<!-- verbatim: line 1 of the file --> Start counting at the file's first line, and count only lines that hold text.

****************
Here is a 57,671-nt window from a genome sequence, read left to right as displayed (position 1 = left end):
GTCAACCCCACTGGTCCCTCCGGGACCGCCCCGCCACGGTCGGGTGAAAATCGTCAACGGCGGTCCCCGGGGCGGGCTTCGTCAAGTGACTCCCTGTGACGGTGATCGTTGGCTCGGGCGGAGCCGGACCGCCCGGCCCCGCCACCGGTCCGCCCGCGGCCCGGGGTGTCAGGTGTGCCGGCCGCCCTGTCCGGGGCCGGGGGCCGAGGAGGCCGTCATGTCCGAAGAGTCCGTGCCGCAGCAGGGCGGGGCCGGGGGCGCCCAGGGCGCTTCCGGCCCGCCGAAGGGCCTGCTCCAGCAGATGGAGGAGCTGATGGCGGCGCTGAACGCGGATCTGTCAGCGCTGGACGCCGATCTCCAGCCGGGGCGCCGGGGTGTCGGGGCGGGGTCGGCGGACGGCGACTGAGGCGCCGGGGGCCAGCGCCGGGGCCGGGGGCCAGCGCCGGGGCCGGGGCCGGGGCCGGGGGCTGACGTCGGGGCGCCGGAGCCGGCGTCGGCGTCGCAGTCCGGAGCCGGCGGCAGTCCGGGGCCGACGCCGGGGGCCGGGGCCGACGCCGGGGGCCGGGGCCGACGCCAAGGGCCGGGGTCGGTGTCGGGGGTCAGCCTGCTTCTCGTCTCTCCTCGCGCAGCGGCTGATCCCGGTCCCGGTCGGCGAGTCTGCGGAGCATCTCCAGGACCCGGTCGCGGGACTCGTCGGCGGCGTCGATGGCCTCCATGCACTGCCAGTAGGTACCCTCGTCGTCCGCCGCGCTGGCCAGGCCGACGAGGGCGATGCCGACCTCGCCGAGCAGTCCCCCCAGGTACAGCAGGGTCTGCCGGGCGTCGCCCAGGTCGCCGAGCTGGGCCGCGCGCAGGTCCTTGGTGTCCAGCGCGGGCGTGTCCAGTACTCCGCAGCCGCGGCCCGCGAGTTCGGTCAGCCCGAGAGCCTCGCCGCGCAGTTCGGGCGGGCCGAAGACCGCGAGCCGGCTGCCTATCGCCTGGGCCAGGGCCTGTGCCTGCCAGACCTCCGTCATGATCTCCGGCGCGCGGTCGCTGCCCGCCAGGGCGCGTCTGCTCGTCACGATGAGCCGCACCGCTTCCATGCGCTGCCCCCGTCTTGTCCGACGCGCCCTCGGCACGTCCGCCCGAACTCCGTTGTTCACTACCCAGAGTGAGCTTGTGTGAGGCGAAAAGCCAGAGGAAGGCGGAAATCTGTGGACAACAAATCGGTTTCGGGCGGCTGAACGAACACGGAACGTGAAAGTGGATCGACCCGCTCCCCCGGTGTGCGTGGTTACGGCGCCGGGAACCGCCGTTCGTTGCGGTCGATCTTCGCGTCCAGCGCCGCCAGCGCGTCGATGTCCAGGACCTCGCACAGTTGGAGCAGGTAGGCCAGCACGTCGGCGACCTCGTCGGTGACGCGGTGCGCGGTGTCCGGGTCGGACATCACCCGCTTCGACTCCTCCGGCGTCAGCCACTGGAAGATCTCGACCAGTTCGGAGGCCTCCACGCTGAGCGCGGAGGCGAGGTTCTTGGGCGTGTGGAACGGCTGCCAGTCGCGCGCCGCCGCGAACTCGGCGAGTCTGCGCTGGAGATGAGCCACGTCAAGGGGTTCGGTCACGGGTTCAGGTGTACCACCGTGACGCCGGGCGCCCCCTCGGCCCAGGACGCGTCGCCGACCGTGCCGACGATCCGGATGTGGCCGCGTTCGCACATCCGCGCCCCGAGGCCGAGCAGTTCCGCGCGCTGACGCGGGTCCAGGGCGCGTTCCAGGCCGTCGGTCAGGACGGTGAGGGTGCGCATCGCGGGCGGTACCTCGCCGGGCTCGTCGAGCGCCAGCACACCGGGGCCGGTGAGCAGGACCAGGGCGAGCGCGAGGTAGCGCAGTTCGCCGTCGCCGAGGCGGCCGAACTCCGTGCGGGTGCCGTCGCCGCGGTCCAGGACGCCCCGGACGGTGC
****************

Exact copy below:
Here is a 57,671-nt window from a genome sequence, read left to right as displayed (position 1 = left end):